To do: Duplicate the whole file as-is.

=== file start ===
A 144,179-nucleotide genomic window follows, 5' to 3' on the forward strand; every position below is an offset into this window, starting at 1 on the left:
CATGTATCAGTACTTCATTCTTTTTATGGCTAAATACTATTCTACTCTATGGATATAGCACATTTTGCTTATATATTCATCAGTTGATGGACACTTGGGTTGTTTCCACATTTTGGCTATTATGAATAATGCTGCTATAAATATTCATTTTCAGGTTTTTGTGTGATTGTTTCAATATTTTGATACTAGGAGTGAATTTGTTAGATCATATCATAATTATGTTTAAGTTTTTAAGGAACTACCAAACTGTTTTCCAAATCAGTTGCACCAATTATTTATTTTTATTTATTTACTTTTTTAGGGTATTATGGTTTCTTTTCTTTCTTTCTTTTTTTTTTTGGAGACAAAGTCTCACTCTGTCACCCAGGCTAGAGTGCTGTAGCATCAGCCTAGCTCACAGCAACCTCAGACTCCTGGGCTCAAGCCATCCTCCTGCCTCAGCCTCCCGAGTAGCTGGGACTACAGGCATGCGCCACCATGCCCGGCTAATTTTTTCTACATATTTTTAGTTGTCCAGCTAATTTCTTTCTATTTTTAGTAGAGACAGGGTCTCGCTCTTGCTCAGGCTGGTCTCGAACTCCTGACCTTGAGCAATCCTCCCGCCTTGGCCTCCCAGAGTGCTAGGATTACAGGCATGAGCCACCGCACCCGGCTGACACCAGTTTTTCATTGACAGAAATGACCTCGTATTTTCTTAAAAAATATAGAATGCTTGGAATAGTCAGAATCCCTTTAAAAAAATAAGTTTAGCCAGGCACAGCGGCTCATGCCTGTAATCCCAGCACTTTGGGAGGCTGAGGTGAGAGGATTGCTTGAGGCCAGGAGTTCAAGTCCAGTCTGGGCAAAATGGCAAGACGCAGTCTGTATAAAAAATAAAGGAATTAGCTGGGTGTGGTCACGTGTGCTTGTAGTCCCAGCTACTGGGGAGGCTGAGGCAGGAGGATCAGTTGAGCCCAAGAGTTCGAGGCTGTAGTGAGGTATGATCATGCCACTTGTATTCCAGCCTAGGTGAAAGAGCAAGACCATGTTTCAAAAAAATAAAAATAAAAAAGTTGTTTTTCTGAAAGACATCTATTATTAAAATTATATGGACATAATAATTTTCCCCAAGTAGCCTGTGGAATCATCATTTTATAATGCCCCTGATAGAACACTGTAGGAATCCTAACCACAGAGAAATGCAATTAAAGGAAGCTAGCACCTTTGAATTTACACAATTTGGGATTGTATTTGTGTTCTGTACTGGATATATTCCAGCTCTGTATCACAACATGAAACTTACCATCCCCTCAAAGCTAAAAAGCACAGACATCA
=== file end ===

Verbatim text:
A 144,179-nucleotide genomic window follows, 5' to 3' on the forward strand; every position below is an offset into this window, starting at 1 on the left:
CATGTATCAGTACTTCATTCTTTTTATGGCTAAATACTATTCTACTCTATGGATATAGCACATTTTGCTTATATATTCATCAGTTGATGGACACTTGGGTTGTTTCCACATTTTGGCTATTATGAATAATGCTGCTATAAATATTCATTTTCAGGTTTTTGTGTGATTGTTTCAATATTTTGATACTAGGAGTGAATTTGTTAGATCATATCATAATTATGTTTAAGTTTTTAAGGAACTACCAAACTGTTTTCCAAATCAGTTGCACCAATTATTTATTTTTATTTATTTACTTTTTTAGGGTATTATGGTTTCTTTTCTTTCTTTCTTTTTTTTTTTGGAGACAAAGTCTCACTCTGTCACCCAGGCTAGAGTGCTGTAGCATCAGCCTAGCTCACAGCAACCTCAGACTCCTGGGCTCAAGCCATCCTCCTGCCTCAGCCTCCCGAGTAGCTGGGACTACAGGCATGCGCCACCATGCCCGGCTAATTTTTTCTACATATTTTTAGTTGTCCAGCTAATTTCTTTCTATTTTTAGTAGAGACAGGGTCTCGCTCTTGCTCAGGCTGGTCTCGAACTCCTGACCTTGAGCAATCCTCCCGCCTTGGCCTCCCAGAGTGCTAGGATTACAGGCATGAGCCACCGCACCCGGCTGACACCAGTTTTTCATTGACAGAAATGACCTCGTATTTTCTTAAAAAATATAGAATGCTTGGAATAGTCAGAATCCCTTTAAAAAAATAAGTTTAGCCAGGCACAGCGGCTCATGCCTGTAATCCCAGCACTTTGGGAGGCTGAGGTGAGAGGATTGCTTGAGGCCAGGAGTTCAAGTCCAGTCTGGGCAAAATGGCAAGACGCAGTCTGTATAAAAAATAAAGGAATTAGCTGGGTGTGGTCACGTGTGCTTGTAGTCCCAGCTACTGGGGAGGCTGAGGCAGGAGGATCAGTTGAGCCCAAGAGTTCGAGGCTGTAGTGAGGTATGATCATGCCACTTGTATTCCAGCCTAGGTGAAAGAGCAAGACCATGTTTCAAAAAAATAAAAATAAAAAAGTTGTTTTTCTGAAAGACATCTATTATTAAAATTATATGGACATAATAATTTTCCCCAAGTAGCCTGTGGAATCATCATTTTATAATGCCCCTGATAGAACACTGTAGGAATCCTAACCACAGAGAAATGCAATTAAAGGAAGCTAGCACCTTTGAATTTACACAATTTGGGATTGTATTTGTGTTCTGTACTGGATATATTCCAGCTCTGTATCACAACATGAAACTTACCATCCCCTCAAAGCTAAAAAGCACAGACATCA